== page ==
The brain, like any other part of your body, becomes tired with over use and by pondering so many choices all the time each and everyday what we are actually doing is fatiguing our brains which eventually exhausts us, makes us angry and, ironically, makes us make bad choices.   This mental fatigue is also what makes you put stupid purchases into your trolley when you are walking around places like B&M where you see things and think,

“That looks like a good idea!”,

even though it is something that you will never use and never wanted.  Our brains are busy enough and throwing a wall of a thousand options at ourselves every time we go looking to buy trivial shit or want to relax with some music is making it do work that is wholly unnecessary and leaves it with less energy for the good stuff.  Is it just coincidence that many times when choosing something we go back to the very first option we looked at?  Maybe instinct is as strong a tool now in modern society as it ever was.  Many animals depend on it.  Maybe we are stifling instinct with too many choices and fear of making the wrong decision in the same way we are stifling our immune system in our over sterile society.   Your instinct learns if you use it regularly and when you make a choice with a positive outcome you get a positive feedback.  The natural reward your brain gives you when you overcome obstacles by yourself.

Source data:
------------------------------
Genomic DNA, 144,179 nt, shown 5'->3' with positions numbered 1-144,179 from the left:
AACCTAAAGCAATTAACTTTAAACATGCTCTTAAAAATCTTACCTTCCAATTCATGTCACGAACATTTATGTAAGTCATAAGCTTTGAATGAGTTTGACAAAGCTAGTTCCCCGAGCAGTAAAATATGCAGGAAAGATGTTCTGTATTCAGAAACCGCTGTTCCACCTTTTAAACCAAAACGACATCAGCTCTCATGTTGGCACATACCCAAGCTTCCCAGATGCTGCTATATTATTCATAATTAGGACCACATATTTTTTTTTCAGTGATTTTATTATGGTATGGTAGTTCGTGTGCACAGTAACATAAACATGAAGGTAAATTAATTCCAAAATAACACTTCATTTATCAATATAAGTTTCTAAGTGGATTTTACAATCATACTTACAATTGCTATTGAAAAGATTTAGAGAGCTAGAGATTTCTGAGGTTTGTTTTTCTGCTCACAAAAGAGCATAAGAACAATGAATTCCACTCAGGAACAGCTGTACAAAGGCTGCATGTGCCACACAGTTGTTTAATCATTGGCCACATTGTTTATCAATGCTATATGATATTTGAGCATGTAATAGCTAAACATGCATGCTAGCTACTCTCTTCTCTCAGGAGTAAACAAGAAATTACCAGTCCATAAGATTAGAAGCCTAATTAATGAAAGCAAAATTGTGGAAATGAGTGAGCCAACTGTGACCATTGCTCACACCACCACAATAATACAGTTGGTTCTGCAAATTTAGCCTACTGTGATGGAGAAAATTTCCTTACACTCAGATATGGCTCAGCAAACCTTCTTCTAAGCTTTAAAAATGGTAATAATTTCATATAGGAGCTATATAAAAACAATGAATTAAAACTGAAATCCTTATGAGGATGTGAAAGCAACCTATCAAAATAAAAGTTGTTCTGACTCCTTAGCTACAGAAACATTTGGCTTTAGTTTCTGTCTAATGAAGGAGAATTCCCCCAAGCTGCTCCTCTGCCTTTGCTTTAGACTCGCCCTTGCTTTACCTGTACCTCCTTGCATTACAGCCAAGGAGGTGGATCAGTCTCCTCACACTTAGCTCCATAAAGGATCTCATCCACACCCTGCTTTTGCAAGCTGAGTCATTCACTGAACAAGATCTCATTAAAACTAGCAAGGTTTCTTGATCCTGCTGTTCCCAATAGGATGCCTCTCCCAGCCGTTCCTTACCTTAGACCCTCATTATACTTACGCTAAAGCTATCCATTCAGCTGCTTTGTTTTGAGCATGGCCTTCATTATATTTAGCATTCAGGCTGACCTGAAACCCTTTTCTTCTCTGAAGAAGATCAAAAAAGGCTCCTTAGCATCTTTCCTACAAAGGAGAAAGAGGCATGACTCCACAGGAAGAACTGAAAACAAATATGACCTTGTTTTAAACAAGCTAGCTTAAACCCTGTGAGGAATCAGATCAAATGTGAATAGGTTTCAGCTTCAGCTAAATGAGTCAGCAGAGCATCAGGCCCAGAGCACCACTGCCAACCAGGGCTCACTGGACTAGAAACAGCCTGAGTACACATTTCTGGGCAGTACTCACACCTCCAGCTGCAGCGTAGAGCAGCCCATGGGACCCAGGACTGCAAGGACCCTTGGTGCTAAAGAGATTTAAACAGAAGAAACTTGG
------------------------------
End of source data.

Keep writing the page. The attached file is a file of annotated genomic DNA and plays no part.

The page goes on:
Having lots of different things to choose from certainly seems great but it has reached obscene levels and is certainly impacting on our mental health and our ability to feel content and happy with the choices we make and – very importantly for some – other people’s opinions of the choices we make.  There is even an argument that people who are given fewer options are more creative as they have to be able to do more with less so as well as making us feel tired, angry, inferior and confused, too much choice can, also, make us less creative.

Many Minds Operating as One

This is the post excerpt.

ant-bridgeThe 2017 General Election was a really strong reminder of a phenomenon that sprang into my mind first during the 2007-08 recession.

When an event takes pace that engages the whole of the country like a recession, a referendum or an election it causes a strange move in the collective mood – for good or for bad reasons – of everyone.  Social media and the internet definitely accentuate it but you can feel it by talking to people , watching TV,  being at work.  It’s almost like something in the air.